San Francisco's showcase for the opera singer's art

There was a time the Metropolitan Opera in New York could claim to be the finest opera company in the country. Nowadays, that honor has to be divided three ways: the Met, the Chicago Lyric, and the San Francisco Opera.

Opera houses in general have been ignoring our treasured stars, so it is nice to know they have a stage in San Francisco - where younger artists are appreciated as well. In fact, the ideal opera house has young and older performers on the same stage so a tradition can be passed on, with younger singers learning from established stars.

The San Francisco Opera chief, Terry McEwen, seems to understand how important this mix is, and how crucial that it all be done in productions of quality and beauty, rather than in eccentric ways that distort the essence of what the composer is seeking to project.

But this is Mr. McEwen's first season, and it has had the usual share of problems and cancellations. The opening night ''Ballo in Maschera,'' for instance (as heard on a delayed broadcast), with Luciano Pavarotti and Monsterrat Caballe, was less than glorious vocally.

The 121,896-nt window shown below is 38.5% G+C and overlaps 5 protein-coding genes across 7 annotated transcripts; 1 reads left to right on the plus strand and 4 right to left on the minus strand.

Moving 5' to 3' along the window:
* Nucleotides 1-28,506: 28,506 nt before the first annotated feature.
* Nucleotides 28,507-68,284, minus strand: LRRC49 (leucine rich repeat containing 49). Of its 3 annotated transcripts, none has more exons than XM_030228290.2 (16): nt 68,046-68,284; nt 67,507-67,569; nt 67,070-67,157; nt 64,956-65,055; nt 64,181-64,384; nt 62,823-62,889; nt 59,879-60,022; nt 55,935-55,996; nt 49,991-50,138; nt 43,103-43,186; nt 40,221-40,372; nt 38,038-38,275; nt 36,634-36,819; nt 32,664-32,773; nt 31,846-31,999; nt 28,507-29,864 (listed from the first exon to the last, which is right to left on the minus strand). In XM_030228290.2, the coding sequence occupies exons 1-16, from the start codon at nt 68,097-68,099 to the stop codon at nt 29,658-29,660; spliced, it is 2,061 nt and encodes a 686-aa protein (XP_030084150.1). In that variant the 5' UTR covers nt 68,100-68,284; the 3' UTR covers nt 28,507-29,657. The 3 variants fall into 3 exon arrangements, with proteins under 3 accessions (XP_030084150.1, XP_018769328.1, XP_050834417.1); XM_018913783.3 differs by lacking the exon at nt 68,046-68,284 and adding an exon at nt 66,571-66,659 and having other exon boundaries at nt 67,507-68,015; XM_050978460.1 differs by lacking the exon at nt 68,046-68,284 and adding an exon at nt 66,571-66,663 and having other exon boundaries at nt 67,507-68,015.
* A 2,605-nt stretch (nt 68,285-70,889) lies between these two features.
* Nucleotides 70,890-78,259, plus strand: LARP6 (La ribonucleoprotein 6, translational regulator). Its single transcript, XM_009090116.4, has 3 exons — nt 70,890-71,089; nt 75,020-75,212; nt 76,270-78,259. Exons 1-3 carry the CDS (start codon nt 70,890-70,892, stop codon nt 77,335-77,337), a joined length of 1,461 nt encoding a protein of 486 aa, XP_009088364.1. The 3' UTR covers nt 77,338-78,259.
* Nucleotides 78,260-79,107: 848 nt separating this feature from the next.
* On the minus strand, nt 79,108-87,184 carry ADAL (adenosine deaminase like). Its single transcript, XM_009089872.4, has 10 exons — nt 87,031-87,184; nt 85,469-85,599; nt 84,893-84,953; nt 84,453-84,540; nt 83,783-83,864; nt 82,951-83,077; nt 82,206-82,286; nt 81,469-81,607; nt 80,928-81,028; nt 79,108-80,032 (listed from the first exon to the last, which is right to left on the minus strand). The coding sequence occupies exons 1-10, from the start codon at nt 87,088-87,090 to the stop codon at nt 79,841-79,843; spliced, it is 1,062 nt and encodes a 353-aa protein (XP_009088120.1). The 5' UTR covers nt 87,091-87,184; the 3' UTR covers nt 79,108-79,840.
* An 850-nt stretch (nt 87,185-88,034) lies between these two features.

Mr. McEwen has managed to gather more stars per production than American audiences have become accustomed to. Joan Sutherland and Marilyn Horne were reunited here for Bellini's ''Norma,'' and a production of Poulenc's ''Dialogues of the Carmelites'' boasted Leontyne Price, Regine Crespin, and Virginia Zeani. Miss Horne sang the title role in Rossini's ''La Cenerentola'' for the first time in something like 25 years.

I caught up with three productions during my recent visit here: Wagner's ''Lohengrin,'' Massenet's ''Cendrillon,'' and Tchaikovsky's ''Queen of Spades.'' All three evenings afforded something special in these operatically difficult days. Mr. McEwen clearly believes that an opera cannot rest on just one singer's shoulders, and that a great performance can only come from substantial casting in all the principal roles. 'Lohengrin'

This was nowhere more true than in the ''Lohengrin,'' for which Mr. McEwen had gathered a particularly strong cast. The greatest interest was sparked by Leonie Rysanek's graduation, after nearly 30 years, from the role of Elsa to the role of Ortrud. Once again, Miss Rysanek has made a role uniquely her own and set a new standard for others to aspire toward. She dominated the evening with her definitive characterization. She does not portray the character, she inhabits it.